I have taken the next big step in the process of trying to get the dispatching job and turned in my background check packet the last week of July. Now it is just a waiting game to see what happens next.
I feel pretty good about it. I know what is in my background. It's pretty boring. But that didn't make the background check difficult to fill out. It was about 15 pages of very personal questions, and included things that I can't believe would affect my ability to do or not do this job. But I get it: It's also a test to see if I am honest and can be trusted. I prided myself in building those trusting relationships in my last job, so we'll see if I can build that same kind of trust here.
I turned in the packet three days before the deadline, and thought that it would be assigned to an investigator shortly after they received it. Turns out, that is not the case. When I called last week to make sure they got it, and if they needed any other information, the detective informed me that they did get it, but it hadn't been assigned to an investigator yet. That was a week to the day after I turned it in.
Sometimes things happen that resonate across many aspects of my life. For many months now, my oldest son and I have talked about being patient and learning patience. Whether it is in a doctor's office waiting room or in traffic, or any number of other places, sometimes we just have to wait for things to happen and we can't control how quickly it happens.
Just this past Wednesday, Evan and I were driving around and we got to a particular intersection that, according to the Ohio Department of Transportation, is mis-marked. It is a two-way stop, but the stop signs are facing the wrong direction. They should face the east and west sides of the intersection, not the north and south sides. At either rate, nobody in town treats it like a two-way stop. People turn left there in front of others all of the time.
I, on the other hand, get pretty frustrated when people don't follow basic traffic laws. I also hate turning left. I'll go out of my way in order to make all right-hand turns if it means a less stressful drive to my destination. So I get to the intersection, with Evan in the back, and I stop behind a car that has been going 20 MPH all 2 miles up a 35 MPH road, so I'm already frustrated from being stuck behind a car that deserves a slow moving vehicle triangle. The driver c.....r.....e.....e.....p.....s through the intersection.
So I wait for the big delivery truck coming the opposite way to take his turn. He was there first, it's a 2-way stop, and I intend to turn left. I have not yet turned on my blinker because I have come to anticipate situations just like what I am experiencing here: The driver just sits there, like it's my turn. I want to turn left, he is going straight, and he was there first. It is clearly his turn. But no. There is absolutely no movement on his side.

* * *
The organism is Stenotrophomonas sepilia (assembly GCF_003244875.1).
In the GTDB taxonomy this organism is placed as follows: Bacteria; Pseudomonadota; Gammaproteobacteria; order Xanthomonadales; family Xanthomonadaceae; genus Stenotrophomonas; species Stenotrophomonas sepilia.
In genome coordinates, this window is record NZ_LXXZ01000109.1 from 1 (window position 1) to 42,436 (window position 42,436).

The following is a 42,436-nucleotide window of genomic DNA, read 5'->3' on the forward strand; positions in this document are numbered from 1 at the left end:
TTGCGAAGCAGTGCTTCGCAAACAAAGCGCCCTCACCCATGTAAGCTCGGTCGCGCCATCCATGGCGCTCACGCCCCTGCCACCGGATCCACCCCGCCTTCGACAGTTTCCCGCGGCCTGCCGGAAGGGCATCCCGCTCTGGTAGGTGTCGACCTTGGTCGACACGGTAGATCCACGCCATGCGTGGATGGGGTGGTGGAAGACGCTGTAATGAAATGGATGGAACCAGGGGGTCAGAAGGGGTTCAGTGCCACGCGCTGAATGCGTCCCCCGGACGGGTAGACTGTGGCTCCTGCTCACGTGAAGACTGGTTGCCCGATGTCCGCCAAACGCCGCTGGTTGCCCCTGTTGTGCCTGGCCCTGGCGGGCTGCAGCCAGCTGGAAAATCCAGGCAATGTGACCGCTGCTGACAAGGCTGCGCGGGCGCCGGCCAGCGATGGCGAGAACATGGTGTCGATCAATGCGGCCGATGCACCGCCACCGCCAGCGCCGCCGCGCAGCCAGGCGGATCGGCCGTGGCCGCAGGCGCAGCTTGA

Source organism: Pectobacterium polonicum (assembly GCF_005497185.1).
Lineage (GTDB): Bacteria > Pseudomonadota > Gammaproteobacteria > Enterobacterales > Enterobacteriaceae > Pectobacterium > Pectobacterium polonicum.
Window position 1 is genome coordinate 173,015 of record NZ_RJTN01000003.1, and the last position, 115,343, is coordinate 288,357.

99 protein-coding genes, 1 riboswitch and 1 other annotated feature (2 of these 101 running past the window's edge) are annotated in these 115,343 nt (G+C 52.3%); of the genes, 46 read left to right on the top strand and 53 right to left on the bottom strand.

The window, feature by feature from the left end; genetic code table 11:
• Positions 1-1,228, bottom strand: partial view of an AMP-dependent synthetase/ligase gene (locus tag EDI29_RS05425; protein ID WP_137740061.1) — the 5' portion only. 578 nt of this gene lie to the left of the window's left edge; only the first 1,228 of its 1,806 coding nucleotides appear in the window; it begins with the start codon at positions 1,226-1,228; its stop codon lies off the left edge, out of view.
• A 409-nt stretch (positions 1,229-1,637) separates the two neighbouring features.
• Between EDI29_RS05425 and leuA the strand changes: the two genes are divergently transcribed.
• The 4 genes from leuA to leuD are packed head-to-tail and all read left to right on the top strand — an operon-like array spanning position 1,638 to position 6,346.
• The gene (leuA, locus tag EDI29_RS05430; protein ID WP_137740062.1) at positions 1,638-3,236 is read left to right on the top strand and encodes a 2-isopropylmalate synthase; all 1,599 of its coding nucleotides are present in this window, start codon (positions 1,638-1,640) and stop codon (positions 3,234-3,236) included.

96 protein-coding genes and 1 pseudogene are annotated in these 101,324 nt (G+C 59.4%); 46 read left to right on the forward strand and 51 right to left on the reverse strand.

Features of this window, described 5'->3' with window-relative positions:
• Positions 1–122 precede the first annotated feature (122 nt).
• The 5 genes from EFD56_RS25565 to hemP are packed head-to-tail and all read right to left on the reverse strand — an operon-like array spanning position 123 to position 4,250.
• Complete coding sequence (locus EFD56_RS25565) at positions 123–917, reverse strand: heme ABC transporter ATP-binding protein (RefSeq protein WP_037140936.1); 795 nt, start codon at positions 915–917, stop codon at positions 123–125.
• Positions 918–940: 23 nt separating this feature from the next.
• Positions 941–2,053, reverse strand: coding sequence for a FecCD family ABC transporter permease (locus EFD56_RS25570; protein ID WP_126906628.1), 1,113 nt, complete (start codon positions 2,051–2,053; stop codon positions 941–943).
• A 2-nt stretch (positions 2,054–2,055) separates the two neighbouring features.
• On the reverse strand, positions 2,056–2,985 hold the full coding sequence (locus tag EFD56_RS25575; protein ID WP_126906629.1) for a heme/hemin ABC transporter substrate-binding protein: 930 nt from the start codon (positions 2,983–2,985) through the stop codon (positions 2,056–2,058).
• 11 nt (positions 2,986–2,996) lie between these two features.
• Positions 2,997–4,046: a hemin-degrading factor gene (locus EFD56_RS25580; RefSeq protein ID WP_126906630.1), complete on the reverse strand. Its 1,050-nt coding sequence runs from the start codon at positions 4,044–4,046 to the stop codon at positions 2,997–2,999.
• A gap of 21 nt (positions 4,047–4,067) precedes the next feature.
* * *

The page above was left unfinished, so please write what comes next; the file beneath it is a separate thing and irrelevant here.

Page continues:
I start to wonder if he is having a heart attack or something that is preventing him from driving in a forward motion. Then I see him check for oncoming traffic for what seems to me to be the fifth time, and the road is empty. There is nothing for miles. I literally had not seen that particular road that empty for years.
Then another vehicle pulls up behind the truck at the stop sign. Knowing that I intend to turn left, I know I will have to wait for the guy behind the truck as well since I try very hard to follow traffic laws.
It is at this point that I say (out loud) "screw this," along with another colorful word or two of choice words, and CROSS the empty intersection, and the oncoming truck still has not moved. That is why I didn't turn on my turn signal: because most of the time, I end up going straight through that particular intersection out of frustration and people's ignorance about how a two-way stop works. Instead, I will drive around the block. It's quicker than waiting any more.
So after my very brief one-line outburst, my oldest son (he's in the back seat, remember? I didn't...oops!!!!) says to me, "have you learned patience yet, Dad?"
What could I say? He's smart and he had me cold right after a moment of frustration. I responded the only way I could "Not today, I haven't."
"I can teach you," he offered.
"You learned patience already?" I asked him, starting to smile.
"I learned it last week. At school."
I had to laugh. It also made me think about how the day before I had found out that an investigator hadn't started looking at my background check yet.
Isn't it strange how a simple incident can turn into an across-the-board lesson...or at least a reminder?
I'm ready to go back to work full-time. I'm ready to interview and prove to them why I am absolutely perfect for this dispatching job.
I'm ready to talk to them and convince them that while I was a journalist, dispatching is a serious profession that I am honestly pursuing: This is not a temporary or fill-in job for me. This is a conscious effort to change my career path and my family's future. This is the direction that I am dedicated to going.
I am ready for the next step and I am anxious to work. I just have to continue being patient. Hopefully, my son will continue to help me with that.